All hail the lightning

July 20, 2013 

By all the rules of the most ancient native lore, this week brings us to those dog days when the thunder moon, with rolling drums and sharp spears of flashing flame, takes command.

A good old-fashioned, mid-summer Carolina-type thunderstorm has been alleged to be capable of producing “over 136 different kinds of weather within 24 hours, including waterspouts, tornadoes, hail storm, hurricane, flood and gale.”

American natives spoke of these thunderous rumblings as the beating wings of restless and angry gods, when the beast of summer, sweating and sweltering, was in full command of the sun’s earth-basting warriors. Who could argue there are few things as awesome as when those fire-filled thunderheads of mid-summer arrive in full strength?

Rising columns of cooler air build massive white-topped turrets, filled with unquenchable fire and flame, displaying naked unchallenged displays of raw grandeur.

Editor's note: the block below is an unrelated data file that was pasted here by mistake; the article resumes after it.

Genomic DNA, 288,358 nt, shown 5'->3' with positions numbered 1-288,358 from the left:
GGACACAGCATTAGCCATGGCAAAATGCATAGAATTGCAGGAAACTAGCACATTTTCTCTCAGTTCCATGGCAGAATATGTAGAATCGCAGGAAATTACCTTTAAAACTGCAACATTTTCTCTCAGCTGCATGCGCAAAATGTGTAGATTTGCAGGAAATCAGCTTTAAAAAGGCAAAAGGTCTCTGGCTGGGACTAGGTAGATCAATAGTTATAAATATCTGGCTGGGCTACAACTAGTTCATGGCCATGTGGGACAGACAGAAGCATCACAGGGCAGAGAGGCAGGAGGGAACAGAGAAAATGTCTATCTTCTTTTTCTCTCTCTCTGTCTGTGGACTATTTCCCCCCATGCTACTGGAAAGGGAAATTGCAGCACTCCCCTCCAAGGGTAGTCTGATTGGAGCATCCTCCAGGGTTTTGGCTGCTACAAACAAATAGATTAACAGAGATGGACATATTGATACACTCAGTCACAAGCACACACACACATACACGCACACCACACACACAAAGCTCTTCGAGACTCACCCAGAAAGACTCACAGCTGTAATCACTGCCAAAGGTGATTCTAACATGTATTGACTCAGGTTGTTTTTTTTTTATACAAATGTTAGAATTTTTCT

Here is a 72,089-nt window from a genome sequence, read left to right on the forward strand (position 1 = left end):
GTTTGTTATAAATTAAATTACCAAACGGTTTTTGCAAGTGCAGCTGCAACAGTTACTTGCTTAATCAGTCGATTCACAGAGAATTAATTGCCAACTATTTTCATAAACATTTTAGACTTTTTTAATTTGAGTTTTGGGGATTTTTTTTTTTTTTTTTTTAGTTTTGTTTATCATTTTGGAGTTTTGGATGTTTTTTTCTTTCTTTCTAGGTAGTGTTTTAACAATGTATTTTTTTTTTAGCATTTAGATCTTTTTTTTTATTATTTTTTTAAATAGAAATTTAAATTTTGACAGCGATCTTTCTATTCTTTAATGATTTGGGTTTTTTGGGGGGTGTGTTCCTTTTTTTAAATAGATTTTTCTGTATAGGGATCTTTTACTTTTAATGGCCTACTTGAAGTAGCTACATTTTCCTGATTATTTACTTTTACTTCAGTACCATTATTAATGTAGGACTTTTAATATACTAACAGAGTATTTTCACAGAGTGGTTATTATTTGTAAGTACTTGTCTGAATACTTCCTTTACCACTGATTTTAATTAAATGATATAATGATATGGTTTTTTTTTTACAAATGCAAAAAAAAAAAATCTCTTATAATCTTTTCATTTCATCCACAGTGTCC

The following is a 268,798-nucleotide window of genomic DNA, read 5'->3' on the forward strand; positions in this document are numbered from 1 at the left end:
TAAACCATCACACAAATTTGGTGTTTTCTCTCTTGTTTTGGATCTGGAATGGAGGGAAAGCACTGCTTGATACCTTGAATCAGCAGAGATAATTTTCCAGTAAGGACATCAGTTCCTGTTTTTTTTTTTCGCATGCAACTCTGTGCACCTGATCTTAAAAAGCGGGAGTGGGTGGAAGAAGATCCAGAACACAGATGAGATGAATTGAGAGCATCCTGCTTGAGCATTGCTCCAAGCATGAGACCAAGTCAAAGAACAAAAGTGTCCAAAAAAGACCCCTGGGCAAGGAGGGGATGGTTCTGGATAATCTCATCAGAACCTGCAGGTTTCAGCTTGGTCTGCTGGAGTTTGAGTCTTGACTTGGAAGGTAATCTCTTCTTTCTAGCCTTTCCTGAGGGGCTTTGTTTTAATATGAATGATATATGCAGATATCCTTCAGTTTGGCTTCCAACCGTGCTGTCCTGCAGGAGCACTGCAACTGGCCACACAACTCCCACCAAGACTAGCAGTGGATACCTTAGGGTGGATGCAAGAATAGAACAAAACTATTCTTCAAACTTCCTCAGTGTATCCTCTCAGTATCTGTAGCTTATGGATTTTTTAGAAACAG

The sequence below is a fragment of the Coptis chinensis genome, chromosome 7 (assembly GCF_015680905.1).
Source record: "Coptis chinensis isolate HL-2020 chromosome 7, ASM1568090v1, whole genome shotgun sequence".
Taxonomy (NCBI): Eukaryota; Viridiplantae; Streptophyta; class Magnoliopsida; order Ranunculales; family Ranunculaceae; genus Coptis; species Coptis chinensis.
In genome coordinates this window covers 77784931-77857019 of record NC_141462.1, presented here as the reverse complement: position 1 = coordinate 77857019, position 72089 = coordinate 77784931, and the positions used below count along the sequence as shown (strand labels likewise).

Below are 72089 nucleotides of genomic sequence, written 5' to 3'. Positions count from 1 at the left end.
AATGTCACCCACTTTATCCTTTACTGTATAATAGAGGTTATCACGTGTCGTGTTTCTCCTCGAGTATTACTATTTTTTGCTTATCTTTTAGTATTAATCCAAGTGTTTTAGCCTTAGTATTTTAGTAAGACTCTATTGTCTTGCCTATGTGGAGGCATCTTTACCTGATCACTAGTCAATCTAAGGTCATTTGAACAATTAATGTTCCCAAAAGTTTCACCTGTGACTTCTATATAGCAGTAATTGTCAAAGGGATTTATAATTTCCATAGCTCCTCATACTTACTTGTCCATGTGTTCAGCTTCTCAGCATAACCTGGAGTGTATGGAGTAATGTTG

Last week has brought us to the height of summer’s heat, 14 3/4 hours between sunup and sundown, marked with the midnight hours well illuminated by a full moon, bright ’nuff to set the owls ’owling and the cottontails, clad in their fanciest of fur coats, to abandon frolicking.

Like serpents flickering forked tongues of flame, lightning bursts across restless offshore waters, soon followed by the crashing of heavenly artillery, bursting ear-splitting explosions, as loosed lightning bolts rattle window pane and shake chimney pots.

With these tree-shattering storms, dense sheets of rain and lightning move in silvered gray clouds, drowning any hint of a summer’s tranquility. It will require the retreat of another three-quarters of daylight hours before the fires of summer begin to show signs of abating. Meanwhile we best keep a wary eye turned toward those dark clouds rumbling in the west.

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